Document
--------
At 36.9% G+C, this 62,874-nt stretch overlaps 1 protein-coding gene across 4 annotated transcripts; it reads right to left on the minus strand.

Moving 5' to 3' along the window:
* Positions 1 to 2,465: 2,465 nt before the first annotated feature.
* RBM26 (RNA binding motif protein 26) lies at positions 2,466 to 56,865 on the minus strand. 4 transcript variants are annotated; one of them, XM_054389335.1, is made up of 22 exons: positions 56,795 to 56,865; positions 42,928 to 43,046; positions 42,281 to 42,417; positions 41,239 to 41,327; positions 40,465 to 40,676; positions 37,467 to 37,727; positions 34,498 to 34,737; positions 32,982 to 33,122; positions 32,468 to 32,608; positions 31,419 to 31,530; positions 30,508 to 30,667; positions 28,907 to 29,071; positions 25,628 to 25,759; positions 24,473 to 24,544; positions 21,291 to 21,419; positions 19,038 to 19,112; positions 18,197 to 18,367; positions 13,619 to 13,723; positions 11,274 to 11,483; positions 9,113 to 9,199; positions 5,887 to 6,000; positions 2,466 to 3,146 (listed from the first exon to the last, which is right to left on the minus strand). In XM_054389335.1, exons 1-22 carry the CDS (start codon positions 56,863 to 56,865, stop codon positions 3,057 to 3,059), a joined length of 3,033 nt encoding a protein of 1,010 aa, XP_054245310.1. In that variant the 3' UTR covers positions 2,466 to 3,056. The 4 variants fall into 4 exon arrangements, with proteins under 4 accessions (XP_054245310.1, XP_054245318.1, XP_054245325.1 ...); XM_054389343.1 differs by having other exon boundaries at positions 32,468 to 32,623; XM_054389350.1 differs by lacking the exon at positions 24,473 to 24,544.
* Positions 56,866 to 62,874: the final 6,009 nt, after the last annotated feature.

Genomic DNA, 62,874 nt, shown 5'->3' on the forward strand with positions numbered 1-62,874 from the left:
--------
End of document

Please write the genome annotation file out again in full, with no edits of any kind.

At 36.9% G+C, this 62,874-nt stretch overlaps 1 protein-coding gene across 4 annotated transcripts; it reads right to left on the minus strand.

Moving 5' to 3' along the window:
* Positions 1 to 2,465: 2,465 nt before the first annotated feature.
* RBM26 (RNA binding motif protein 26) lies at positions 2,466 to 56,865 on the minus strand. 4 transcript variants are annotated; one of them, XM_054389335.1, is made up of 22 exons: positions 56,795 to 56,865; positions 42,928 to 43,046; positions 42,281 to 42,417; positions 41,239 to 41,327; positions 40,465 to 40,676; positions 37,467 to 37,727; positions 34,498 to 34,737; positions 32,982 to 33,122; positions 32,468 to 32,608; positions 31,419 to 31,530; positions 30,508 to 30,667; positions 28,907 to 29,071; positions 25,628 to 25,759; positions 24,473 to 24,544; positions 21,291 to 21,419; positions 19,038 to 19,112; positions 18,197 to 18,367; positions 13,619 to 13,723; positions 11,274 to 11,483; positions 9,113 to 9,199; positions 5,887 to 6,000; positions 2,466 to 3,146 (listed from the first exon to the last, which is right to left on the minus strand). In XM_054389335.1, exons 1-22 carry the CDS (start codon positions 56,863 to 56,865, stop codon positions 3,057 to 3,059), a joined length of 3,033 nt encoding a protein of 1,010 aa, XP_054245310.1. In that variant the 3' UTR covers positions 2,466 to 3,056. The 4 variants fall into 4 exon arrangements, with proteins under 4 accessions (XP_054245310.1, XP_054245318.1, XP_054245325.1 ...); XM_054389343.1 differs by having other exon boundaries at positions 32,468 to 32,623; XM_054389350.1 differs by lacking the exon at positions 24,473 to 24,544.
* Positions 56,866 to 62,874: the final 6,009 nt, after the last annotated feature.

Genomic DNA, 62,874 nt, shown 5'->3' on the forward strand with positions numbered 1-62,874 from the left: